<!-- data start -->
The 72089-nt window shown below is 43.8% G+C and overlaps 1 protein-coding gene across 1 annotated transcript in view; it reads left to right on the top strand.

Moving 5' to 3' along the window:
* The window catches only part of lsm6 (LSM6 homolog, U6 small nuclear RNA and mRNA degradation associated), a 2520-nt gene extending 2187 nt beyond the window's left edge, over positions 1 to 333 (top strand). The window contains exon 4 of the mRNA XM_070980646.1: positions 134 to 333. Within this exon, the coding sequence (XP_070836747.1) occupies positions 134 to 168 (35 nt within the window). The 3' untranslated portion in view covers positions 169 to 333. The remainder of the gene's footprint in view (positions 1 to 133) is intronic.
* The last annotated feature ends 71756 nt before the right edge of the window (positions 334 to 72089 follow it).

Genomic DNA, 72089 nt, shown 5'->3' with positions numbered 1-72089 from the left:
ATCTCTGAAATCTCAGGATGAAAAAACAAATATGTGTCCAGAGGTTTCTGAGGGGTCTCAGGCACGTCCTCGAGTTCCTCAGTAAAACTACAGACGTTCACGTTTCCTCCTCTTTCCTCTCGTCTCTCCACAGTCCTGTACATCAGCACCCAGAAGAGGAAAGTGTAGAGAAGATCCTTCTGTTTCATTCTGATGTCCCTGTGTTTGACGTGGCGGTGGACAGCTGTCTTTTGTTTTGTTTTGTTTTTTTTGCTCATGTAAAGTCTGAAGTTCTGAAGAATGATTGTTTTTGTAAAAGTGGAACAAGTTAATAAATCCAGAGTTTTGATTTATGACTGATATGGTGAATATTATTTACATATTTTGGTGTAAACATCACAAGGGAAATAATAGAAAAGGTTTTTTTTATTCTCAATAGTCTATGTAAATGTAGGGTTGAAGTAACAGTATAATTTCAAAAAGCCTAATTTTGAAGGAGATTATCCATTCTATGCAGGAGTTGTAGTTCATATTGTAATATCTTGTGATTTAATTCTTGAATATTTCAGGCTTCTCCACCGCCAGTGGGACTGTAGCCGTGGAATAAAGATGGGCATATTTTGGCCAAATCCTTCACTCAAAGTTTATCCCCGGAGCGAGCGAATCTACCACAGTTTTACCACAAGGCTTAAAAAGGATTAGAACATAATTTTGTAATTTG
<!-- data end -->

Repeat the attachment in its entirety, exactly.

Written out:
The 72089-nt window shown below is 43.8% G+C and overlaps 1 protein-coding gene across 1 annotated transcript in view; it reads left to right on the top strand.

Moving 5' to 3' along the window:
* The window catches only part of lsm6 (LSM6 homolog, U6 small nuclear RNA and mRNA degradation associated), a 2520-nt gene extending 2187 nt beyond the window's left edge, over positions 1 to 333 (top strand). The window contains exon 4 of the mRNA XM_070980646.1: positions 134 to 333. Within this exon, the coding sequence (XP_070836747.1) occupies positions 134 to 168 (35 nt within the window). The 3' untranslated portion in view covers positions 169 to 333. The remainder of the gene's footprint in view (positions 1 to 133) is intronic.
* The last annotated feature ends 71756 nt before the right edge of the window (positions 334 to 72089 follow it).

Genomic DNA, 72089 nt, shown 5'->3' with positions numbered 1-72089 from the left:
ATCTCTGAAATCTCAGGATGAAAAAACAAATATGTGTCCAGAGGTTTCTGAGGGGTCTCAGGCACGTCCTCGAGTTCCTCAGTAAAACTACAGACGTTCACGTTTCCTCCTCTTTCCTCTCGTCTCTCCACAGTCCTGTACATCAGCACCCAGAAGAGGAAAGTGTAGAGAAGATCCTTCTGTTTCATTCTGATGTCCCTGTGTTTGACGTGGCGGTGGACAGCTGTCTTTTGTTTTGTTTTGTTTTTTTTGCTCATGTAAAGTCTGAAGTTCTGAAGAATGATTGTTTTTGTAAAAGTGGAACAAGTTAATAAATCCAGAGTTTTGATTTATGACTGATATGGTGAATATTATTTACATATTTTGGTGTAAACATCACAAGGGAAATAATAGAAAAGGTTTTTTTTATTCTCAATAGTCTATGTAAATGTAGGGTTGAAGTAACAGTATAATTTCAAAAAGCCTAATTTTGAAGGAGATTATCCATTCTATGCAGGAGTTGTAGTTCATATTGTAATATCTTGTGATTTAATTCTTGAATATTTCAGGCTTCTCCACCGCCAGTGGGACTGTAGCCGTGGAATAAAGATGGGCATATTTTGGCCAAATCCTTCACTCAAAGTTTATCCCCGGAGCGAGCGAATCTACCACAGTTTTACCACAAGGCTTAAAAAGGATTAGAACATAATTTTGTAATTTG